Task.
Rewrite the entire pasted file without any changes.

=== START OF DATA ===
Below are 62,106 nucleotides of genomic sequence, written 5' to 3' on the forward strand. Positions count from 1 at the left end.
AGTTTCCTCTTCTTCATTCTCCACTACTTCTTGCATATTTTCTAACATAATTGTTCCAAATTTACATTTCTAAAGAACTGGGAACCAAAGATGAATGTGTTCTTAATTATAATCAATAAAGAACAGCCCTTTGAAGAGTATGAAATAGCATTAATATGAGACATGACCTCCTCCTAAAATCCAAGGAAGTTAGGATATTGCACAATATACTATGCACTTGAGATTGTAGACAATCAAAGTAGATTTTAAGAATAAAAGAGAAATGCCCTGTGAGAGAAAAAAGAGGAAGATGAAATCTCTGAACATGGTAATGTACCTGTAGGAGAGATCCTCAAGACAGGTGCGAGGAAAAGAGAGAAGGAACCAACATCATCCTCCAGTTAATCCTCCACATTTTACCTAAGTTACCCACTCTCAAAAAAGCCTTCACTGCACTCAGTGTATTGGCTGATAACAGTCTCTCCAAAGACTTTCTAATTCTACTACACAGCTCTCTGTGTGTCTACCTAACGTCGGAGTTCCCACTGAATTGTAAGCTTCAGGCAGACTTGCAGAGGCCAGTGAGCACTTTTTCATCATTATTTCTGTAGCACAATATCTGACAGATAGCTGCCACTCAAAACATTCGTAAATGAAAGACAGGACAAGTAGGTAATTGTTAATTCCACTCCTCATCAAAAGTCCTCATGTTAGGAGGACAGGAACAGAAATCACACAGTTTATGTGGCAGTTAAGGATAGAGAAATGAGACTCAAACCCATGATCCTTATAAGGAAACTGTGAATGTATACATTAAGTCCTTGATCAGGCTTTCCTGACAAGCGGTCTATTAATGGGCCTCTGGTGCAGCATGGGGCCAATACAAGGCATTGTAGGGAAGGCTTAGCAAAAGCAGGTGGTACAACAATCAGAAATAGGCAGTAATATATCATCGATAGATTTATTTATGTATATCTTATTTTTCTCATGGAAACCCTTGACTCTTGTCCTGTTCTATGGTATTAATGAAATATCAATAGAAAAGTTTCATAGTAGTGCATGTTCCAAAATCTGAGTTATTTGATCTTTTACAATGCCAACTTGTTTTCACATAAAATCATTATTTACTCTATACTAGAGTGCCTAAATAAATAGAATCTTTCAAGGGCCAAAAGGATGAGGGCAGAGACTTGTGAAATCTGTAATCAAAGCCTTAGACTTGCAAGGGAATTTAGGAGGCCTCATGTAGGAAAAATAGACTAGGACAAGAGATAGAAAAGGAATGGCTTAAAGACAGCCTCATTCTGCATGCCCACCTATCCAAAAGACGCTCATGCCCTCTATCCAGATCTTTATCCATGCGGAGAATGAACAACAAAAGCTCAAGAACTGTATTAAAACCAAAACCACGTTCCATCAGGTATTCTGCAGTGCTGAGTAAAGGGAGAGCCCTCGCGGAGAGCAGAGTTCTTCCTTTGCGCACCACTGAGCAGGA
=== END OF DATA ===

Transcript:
Below are 62,106 nucleotides of genomic sequence, written 5' to 3' on the forward strand. Positions count from 1 at the left end.
AGTTTCCTCTTCTTCATTCTCCACTACTTCTTGCATATTTTCTAACATAATTGTTCCAAATTTACATTTCTAAAGAACTGGGAACCAAAGATGAATGTGTTCTTAATTATAATCAATAAAGAACAGCCCTTTGAAGAGTATGAAATAGCATTAATATGAGACATGACCTCCTCCTAAAATCCAAGGAAGTTAGGATATTGCACAATATACTATGCACTTGAGATTGTAGACAATCAAAGTAGATTTTAAGAATAAAAGAGAAATGCCCTGTGAGAGAAAAAAGAGGAAGATGAAATCTCTGAACATGGTAATGTACCTGTAGGAGAGATCCTCAAGACAGGTGCGAGGAAAAGAGAGAAGGAACCAACATCATCCTCCAGTTAATCCTCCACATTTTACCTAAGTTACCCACTCTCAAAAAAGCCTTCACTGCACTCAGTGTATTGGCTGATAACAGTCTCTCCAAAGACTTTCTAATTCTACTACACAGCTCTCTGTGTGTCTACCTAACGTCGGAGTTCCCACTGAATTGTAAGCTTCAGGCAGACTTGCAGAGGCCAGTGAGCACTTTTTCATCATTATTTCTGTAGCACAATATCTGACAGATAGCTGCCACTCAAAACATTCGTAAATGAAAGACAGGACAAGTAGGTAATTGTTAATTCCACTCCTCATCAAAAGTCCTCATGTTAGGAGGACAGGAACAGAAATCACACAGTTTATGTGGCAGTTAAGGATAGAGAAATGAGACTCAAACCCATGATCCTTATAAGGAAACTGTGAATGTATACATTAAGTCCTTGATCAGGCTTTCCTGACAAGCGGTCTATTAATGGGCCTCTGGTGCAGCATGGGGCCAATACAAGGCATTGTAGGGAAGGCTTAGCAAAAGCAGGTGGTACAACAATCAGAAATAGGCAGTAATATATCATCGATAGATTTATTTATGTATATCTTATTTTTCTCATGGAAACCCTTGACTCTTGTCCTGTTCTATGGTATTAATGAAATATCAATAGAAAAGTTTCATAGTAGTGCATGTTCCAAAATCTGAGTTATTTGATCTTTTACAATGCCAACTTGTTTTCACATAAAATCATTATTTACTCTATACTAGAGTGCCTAAATAAATAGAATCTTTCAAGGGCCAAAAGGATGAGGGCAGAGACTTGTGAAATCTGTAATCAAAGCCTTAGACTTGCAAGGGAATTTAGGAGGCCTCATGTAGGAAAAATAGACTAGGACAAGAGATAGAAAAGGAATGGCTTAAAGACAGCCTCATTCTGCATGCCCACCTATCCAAAAGACGCTCATGCCCTCTATCCAGATCTTTATCCATGCGGAGAATGAACAACAAAAGCTCAAGAACTGTATTAAAACCAAAACCACGTTCCATCAGGTATTCTGCAGTGCTGAGTAAAGGGAGAGCCCTCGCGGAGAGCAGAGTTCTTCCTTTGCGCACCACTGAGCAGGA